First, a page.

As part of his series on whisky heroes, Ian Buxton celebrates three architects who defined how a distillery should look, Charles Doig, William Delmé-Evans and George Darge. There was a…
As part of his series on whisky heroes, Ian Buxton celebrates three architects who defined how a distillery should look, Charles Doig, William Delmé-Evans and George Darge.
There was a fascinating article here at the end of March by my fellow contributor Lauren Eads on new distillery architecture. She highlights a number of distilleries where producers are ‘breaking the mould’ of the familiar style of white buildings, pagoda roofs and predictable rectangular forms. But who was responsible for creating this ‘mould’ originally? In this part of my Whisky Heroes series we meet the three Scottish architects principally responsible for the look that is now being so vigorously challenged with a new visual language.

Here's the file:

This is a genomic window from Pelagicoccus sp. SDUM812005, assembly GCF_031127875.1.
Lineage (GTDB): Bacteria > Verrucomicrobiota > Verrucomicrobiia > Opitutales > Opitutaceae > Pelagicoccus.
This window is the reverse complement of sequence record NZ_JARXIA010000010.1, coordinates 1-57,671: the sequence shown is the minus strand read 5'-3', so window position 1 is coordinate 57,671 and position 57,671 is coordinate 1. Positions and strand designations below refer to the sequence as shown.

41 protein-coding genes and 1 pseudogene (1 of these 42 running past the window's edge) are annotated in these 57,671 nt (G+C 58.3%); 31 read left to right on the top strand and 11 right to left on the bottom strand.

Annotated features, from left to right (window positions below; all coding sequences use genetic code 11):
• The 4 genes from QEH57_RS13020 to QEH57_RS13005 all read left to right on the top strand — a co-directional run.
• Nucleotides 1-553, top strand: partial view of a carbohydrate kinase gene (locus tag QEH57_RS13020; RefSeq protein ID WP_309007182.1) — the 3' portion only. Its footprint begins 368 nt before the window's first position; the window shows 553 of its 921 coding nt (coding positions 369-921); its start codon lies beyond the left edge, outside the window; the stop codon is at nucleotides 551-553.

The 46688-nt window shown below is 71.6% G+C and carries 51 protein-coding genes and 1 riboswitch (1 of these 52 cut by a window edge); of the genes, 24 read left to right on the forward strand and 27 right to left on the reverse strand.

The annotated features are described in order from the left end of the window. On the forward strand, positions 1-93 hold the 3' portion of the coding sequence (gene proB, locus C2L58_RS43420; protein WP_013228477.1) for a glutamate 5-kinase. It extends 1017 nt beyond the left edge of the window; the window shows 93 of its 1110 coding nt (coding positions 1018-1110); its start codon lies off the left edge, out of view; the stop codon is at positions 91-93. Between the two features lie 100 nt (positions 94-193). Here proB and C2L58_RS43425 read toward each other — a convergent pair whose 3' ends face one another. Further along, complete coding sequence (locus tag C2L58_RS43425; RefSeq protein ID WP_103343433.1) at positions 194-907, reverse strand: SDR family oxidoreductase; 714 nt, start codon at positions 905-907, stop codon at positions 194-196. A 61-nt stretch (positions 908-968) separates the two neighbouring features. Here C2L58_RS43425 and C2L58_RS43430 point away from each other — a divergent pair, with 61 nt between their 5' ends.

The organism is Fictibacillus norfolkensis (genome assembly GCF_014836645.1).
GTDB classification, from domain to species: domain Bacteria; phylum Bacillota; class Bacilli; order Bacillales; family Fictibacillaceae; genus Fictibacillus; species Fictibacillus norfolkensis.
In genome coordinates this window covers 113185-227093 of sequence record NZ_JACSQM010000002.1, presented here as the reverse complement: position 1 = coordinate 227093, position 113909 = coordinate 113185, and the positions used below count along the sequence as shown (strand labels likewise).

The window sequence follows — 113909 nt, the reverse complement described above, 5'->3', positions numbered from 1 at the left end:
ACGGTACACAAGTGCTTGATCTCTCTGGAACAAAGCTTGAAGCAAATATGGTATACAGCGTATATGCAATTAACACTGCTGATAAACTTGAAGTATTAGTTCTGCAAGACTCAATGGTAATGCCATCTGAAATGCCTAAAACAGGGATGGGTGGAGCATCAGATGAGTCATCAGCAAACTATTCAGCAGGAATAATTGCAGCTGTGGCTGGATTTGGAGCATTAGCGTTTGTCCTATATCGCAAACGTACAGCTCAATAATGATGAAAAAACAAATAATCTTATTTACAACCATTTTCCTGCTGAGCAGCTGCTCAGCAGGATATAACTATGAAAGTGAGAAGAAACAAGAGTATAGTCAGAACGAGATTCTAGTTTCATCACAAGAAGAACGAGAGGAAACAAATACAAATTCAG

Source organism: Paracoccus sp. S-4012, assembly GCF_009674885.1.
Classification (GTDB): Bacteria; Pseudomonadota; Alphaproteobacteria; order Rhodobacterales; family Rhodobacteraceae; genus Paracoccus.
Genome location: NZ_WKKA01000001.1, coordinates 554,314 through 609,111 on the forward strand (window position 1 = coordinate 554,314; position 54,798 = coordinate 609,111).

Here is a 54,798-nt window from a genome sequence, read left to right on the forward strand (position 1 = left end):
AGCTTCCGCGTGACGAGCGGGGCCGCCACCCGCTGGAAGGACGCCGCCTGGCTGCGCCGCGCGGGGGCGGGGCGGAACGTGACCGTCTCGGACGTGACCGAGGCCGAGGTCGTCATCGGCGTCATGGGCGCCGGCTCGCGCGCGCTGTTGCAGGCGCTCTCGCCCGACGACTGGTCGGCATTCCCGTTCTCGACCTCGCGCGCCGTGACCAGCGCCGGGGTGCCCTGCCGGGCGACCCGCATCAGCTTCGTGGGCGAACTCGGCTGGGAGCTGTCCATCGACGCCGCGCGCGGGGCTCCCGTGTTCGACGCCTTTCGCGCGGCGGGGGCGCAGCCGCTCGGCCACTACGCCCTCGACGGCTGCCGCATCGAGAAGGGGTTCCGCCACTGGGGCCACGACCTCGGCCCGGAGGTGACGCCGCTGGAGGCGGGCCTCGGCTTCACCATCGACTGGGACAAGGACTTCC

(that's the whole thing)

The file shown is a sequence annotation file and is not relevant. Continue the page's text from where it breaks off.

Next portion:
Charles Cree Doig
First up, of course, has to be Charles Cree Doig (1855 – 1918), the inventor of the Doig Ventilator and thus responsible for the distinctive pagoda roof. This was a technical improvement to the malting process, enabling more efficient dispersal of peat smoke and, in the days when virtually all Scottish distilleries operated on-site maltings, rapidly became the ubiquitous signature of a distillery. Fortunate to be working at a time of a production boom he’s credited with working on more than 50 sites in both Scotland and Ireland though sadly many have since been swept away by ‘progress’ in subsequent redevelopment, such as at Craigellachie, or lost altogether such as at Gerston, Lochside, Auchinblae, Stronachie, Breadalbane and Killowen distilleries.